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Old 05-03-2006, 12:59 PM   #1
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Geographic Literacy

I admit it, I'm terrible at geography. Are there still geography classes in high school and college? I remember some of my favorite toys as a kid were the US map in which you had to place the states and a world globe. I think I need to study again. At least I know where Louisiana is..

http://www.cnn.com/2006/EDUCATION/05...est/index.html

"WASHINGTON (CNN) -- After more than three years of combat and nearly 2,400 U.S. military deaths in Iraq, nearly two-thirds of Americans aged 18 to 24 still cannot find Iraq on a map, a study released Tuesday showed.

The study found that less than six months after Hurricane Katrina devastated New Orleans and the Gulf Coast, 33 percent could not point out Louisiana on a U.S. map.

The National Geographic-Roper Public Affairs 2006 Geographic Literacy Study paints a dismal picture of the geographic knowledge of the most recent graduates of the U.S. education system.

"Taken together, these results suggest that young people in the United States ... are unprepared for an increasingly global future," said the study's final report."


# Thirty-three percent of respondents couldn't pinpoint Louisiana on a map.
# Fewer than three in 10 think it important to know the locations of countries in the news and just 14 percent believe speaking another language is a necessary skill.
# Two-thirds didn't know that the earthquake that killed 70,000 people in October 2005 occurred in Pakistan.
# Six in 10 could not find Iraq on a map of the Middle East.
# Forty-seven percent could not find the Indian subcontinent on a map of Asia.
# Seventy-five percent were unable to locate Israel on a map of the Middle East.
# Nearly three-quarters incorrectly named English as the most widely spoken native language.
# Six in 10 did not know the border between North and South Korea is the most heavily fortified in the world.
# Thirty percent thought the most heavily fortified border was between the United States and Mexico.

Test yourself




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Old 05-03-2006, 01:44 PM   #2
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Quote:
nearly two-thirds of Americans aged 18 to 24 still cannot find Iraq on a map
What does this say about the debate on Iraq?
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Old 05-03-2006, 01:57 PM   #3
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Quote:
Originally posted by nbcrusader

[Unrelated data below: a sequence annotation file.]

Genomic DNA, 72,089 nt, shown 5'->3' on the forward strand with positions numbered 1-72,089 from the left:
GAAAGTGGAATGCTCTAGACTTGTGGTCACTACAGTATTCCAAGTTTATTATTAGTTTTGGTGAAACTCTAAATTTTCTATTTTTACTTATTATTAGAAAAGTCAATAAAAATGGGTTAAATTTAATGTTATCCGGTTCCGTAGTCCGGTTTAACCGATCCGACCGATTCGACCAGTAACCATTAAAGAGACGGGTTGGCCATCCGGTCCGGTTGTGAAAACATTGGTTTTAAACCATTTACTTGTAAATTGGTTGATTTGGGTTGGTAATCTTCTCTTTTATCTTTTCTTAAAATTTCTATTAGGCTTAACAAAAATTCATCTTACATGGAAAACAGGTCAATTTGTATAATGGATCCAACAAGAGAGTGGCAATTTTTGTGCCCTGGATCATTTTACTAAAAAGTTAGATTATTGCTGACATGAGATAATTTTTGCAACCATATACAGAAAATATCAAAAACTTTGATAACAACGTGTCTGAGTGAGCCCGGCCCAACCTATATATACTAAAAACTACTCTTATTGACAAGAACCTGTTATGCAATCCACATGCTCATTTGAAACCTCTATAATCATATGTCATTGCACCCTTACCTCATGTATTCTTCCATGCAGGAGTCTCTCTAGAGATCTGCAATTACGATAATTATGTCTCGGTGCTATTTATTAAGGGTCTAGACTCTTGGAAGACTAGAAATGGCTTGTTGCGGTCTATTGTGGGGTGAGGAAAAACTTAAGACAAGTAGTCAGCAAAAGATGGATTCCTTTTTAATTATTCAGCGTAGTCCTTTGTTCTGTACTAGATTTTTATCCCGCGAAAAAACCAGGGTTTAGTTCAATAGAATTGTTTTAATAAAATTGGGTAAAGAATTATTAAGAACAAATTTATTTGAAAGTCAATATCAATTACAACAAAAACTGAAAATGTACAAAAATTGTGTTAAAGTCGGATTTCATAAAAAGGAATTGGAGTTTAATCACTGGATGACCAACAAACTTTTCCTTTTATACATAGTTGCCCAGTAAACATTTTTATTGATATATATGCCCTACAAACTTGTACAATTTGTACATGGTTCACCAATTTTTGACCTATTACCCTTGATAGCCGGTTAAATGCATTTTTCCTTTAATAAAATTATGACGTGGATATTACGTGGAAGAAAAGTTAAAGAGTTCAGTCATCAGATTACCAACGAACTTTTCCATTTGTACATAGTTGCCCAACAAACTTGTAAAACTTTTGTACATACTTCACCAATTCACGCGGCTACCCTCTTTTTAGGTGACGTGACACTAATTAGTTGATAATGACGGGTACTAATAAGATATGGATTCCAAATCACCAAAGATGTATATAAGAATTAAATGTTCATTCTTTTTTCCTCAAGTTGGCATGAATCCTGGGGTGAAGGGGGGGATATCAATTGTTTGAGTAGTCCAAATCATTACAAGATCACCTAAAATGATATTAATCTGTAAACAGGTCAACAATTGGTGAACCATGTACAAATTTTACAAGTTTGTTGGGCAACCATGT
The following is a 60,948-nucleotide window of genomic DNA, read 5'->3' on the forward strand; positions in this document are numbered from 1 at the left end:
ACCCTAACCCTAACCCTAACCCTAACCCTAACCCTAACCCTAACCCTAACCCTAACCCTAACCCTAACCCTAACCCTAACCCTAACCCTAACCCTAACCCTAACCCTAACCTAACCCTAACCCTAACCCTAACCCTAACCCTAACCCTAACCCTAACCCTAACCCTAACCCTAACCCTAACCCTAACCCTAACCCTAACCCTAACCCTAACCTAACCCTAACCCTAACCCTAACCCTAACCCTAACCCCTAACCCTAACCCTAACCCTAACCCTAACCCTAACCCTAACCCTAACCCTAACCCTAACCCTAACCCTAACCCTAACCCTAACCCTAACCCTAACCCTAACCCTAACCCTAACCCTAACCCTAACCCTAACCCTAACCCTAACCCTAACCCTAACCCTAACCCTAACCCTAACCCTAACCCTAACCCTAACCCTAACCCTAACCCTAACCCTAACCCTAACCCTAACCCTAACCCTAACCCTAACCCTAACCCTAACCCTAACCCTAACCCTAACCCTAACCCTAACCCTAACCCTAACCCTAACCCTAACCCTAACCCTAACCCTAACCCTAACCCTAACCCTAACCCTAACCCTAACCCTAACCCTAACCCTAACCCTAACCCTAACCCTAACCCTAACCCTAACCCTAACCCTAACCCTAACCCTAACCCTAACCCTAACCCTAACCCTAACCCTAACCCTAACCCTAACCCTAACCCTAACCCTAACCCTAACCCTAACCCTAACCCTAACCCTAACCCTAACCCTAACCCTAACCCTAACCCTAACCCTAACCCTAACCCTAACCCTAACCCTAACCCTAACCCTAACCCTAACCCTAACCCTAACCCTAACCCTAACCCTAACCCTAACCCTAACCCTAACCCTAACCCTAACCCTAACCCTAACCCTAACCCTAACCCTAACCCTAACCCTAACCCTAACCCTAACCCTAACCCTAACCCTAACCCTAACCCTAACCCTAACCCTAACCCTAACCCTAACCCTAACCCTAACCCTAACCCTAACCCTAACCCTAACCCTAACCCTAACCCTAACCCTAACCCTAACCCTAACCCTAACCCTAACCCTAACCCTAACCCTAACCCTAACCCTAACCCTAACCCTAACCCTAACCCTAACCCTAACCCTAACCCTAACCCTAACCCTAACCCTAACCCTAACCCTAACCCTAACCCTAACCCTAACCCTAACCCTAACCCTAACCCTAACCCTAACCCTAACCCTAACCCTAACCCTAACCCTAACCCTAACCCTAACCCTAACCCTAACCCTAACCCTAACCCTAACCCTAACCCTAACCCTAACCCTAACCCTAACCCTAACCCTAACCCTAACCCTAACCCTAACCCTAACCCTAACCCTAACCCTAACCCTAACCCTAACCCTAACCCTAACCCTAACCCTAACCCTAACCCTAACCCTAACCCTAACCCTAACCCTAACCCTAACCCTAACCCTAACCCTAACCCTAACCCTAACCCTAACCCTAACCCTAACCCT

What does this say about the debate on Iraq?
Well nothing as far as I know, other than the fact that maybe people aren't being taught where it is on a map. Does Bush know?

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Old 05-03-2006, 02:00 PM   #4
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Sorry, I'm too busy with myspace to even care about Iraq
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Old 05-03-2006, 02:21 PM   #5
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Quote:
Originally posted by MrsSpringsteen


Well nothing as far as I know, other than the fact that maybe people aren't being taught where it is on a map. Does Bush know?
People not being taught vs. people learning.

I would think the location would have some bearing on the importance of taking action in the region.
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Old 05-03-2006, 02:31 PM   #6
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Quote:
Originally posted by nbcrusader
I would think the location would have some bearing on the importance of taking action in the region.


does it really matter where the evildoers who attacked us on 9-11 live?
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Old 05-03-2006, 02:31 PM   #7
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Re: Geographic Literacy

Quote:
Originally posted by MrsSpringsteen


# Thirty-three percent of respondents couldn't pinpoint Louisiana on a map.
# Two-thirds didn't know that the earthquake that killed 70,000 people in October 2005 occurred in Pakistan.
# Six in 10 could not find Iraq on a map of the Middle East.
# Forty-seven percent could not find the Indian subcontinent on a map of Asia.
# Seventy-five percent were unable to locate Israel on a map of the Middle East.
# Nearly three-quarters incorrectly named English as the most widely spoken native language.
# Six in 10 did not know the border between North and South Korea is the most heavily fortified in the world.